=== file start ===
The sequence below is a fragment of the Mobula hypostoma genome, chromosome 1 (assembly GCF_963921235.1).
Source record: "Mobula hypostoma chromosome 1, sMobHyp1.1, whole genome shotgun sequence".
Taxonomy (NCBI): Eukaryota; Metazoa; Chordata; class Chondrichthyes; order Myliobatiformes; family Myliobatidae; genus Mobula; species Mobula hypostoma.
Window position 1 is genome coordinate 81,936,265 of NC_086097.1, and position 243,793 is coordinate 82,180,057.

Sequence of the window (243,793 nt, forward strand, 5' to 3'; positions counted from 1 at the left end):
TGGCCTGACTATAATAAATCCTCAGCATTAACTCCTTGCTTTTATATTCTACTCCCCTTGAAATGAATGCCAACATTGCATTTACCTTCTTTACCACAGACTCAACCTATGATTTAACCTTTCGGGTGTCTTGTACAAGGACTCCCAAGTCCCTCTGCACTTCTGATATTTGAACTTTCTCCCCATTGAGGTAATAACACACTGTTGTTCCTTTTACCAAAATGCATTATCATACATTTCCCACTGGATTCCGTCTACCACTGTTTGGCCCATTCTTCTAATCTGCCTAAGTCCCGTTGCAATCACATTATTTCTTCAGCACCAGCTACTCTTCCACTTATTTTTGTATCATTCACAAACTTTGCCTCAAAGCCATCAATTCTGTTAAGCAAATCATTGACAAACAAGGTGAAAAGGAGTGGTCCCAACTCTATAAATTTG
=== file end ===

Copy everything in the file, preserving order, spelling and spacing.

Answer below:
The sequence below is a fragment of the Mobula hypostoma genome, chromosome 1 (assembly GCF_963921235.1).
Source record: "Mobula hypostoma chromosome 1, sMobHyp1.1, whole genome shotgun sequence".
Taxonomy (NCBI): Eukaryota; Metazoa; Chordata; class Chondrichthyes; order Myliobatiformes; family Myliobatidae; genus Mobula; species Mobula hypostoma.
Window position 1 is genome coordinate 81,936,265 of NC_086097.1, and position 243,793 is coordinate 82,180,057.

Sequence of the window (243,793 nt, forward strand, 5' to 3'; positions counted from 1 at the left end):
TGGCCTGACTATAATAAATCCTCAGCATTAACTCCTTGCTTTTATATTCTACTCCCCTTGAAATGAATGCCAACATTGCATTTACCTTCTTTACCACAGACTCAACCTATGATTTAACCTTTCGGGTGTCTTGTACAAGGACTCCCAAGTCCCTCTGCACTTCTGATATTTGAACTTTCTCCCCATTGAGGTAATAACACACTGTTGTTCCTTTTACCAAAATGCATTATCATACATTTCCCACTGGATTCCGTCTACCACTGTTTGGCCCATTCTTCTAATCTGCCTAAGTCCCGTTGCAATCACATTATTTCTTCAGCACCAGCTACTCTTCCACTTATTTTTGTATCATTCACAAACTTTGCCTCAAAGCCATCAATTCTGTTAAGCAAATCATTGACAAACAAGGTGAAAAGGAGTGGTCCCAACTCTATAAATTTG